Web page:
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Lucy Bernholz; Edward Skloot; Barry Varela

June 2010

Disrupting Philanthropy, written by philanthropy consultant Lucy Bernholz with CSPCS Director Edward Skloot and staff member Barry Varela, examines the immediate and longer-term implications of networked digital technologies for philanthropy. Case studies of FasterCures and the Edna McConnell Clark Foundation show how information networks have transformed the grant-making strategies of institutional funders.

Disrupting Philanthropy also looks at how information networks have affected five common philanthropic practices: setting goals and formulating strategy, building social capital, measuring progress, measuring outcomes and impact, and accounting for the work. It then offers a glimpse of what is to come: an increase in new blendings of market-based and nonmarket solutions; of networked, often temporary alliances; and of more better and data, more readily available and at lower cost. Disrupting Philanthropy concludes by predicting that the next decade will see explosive growth in networking for good, creating opportunities for innovative solutions to large social problems.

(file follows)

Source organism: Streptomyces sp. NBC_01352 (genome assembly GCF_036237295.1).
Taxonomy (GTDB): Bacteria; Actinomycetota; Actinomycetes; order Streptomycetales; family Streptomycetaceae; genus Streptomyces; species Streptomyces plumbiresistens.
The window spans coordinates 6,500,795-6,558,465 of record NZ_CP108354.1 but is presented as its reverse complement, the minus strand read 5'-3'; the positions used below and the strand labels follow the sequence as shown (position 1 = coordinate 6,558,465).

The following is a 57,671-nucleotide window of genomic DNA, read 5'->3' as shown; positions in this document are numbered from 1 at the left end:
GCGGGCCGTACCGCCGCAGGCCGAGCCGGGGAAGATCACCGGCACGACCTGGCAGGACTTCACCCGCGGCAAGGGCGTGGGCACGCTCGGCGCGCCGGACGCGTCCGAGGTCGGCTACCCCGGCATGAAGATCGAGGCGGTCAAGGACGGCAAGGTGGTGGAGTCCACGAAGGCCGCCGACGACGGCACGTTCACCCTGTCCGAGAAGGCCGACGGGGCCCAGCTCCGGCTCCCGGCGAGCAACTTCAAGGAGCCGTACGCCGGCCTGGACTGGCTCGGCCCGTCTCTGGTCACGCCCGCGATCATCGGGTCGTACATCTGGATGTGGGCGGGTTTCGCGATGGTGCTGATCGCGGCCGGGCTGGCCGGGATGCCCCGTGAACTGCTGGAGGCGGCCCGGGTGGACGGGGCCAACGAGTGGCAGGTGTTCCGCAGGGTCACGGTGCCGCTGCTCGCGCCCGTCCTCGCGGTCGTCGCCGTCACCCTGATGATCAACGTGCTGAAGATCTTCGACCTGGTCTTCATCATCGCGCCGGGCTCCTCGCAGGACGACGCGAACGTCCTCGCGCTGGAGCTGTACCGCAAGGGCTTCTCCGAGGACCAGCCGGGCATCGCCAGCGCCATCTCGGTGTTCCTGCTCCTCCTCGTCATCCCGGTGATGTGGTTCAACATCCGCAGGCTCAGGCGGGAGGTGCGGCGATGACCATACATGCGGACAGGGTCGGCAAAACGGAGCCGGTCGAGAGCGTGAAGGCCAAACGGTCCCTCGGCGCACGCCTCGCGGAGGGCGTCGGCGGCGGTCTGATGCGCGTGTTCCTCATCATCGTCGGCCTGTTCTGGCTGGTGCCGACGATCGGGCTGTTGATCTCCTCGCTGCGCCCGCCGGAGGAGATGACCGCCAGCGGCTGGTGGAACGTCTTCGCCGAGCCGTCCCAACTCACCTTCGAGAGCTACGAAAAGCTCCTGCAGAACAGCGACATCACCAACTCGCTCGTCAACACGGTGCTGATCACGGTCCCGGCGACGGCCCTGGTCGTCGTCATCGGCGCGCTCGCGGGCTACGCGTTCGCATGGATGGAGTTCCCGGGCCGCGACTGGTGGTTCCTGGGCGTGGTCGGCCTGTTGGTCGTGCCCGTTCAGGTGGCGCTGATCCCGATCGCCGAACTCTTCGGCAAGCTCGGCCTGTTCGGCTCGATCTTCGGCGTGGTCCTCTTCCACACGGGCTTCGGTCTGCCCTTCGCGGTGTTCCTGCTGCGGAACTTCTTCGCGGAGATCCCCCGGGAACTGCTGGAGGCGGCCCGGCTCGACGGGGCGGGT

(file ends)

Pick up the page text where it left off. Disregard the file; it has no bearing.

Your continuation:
Bernholz, Lucy, with Edward Skloot and Barry Varela, 2010. Disrupting Philanthropy: Technology and the Future of the Social Sector. Durham, NC: Center for Strategic Philanthropy and Civil Society, Sanford School of Public Policy, Duke University.

You may also purchase bound copies of Disrupting Philanthropy from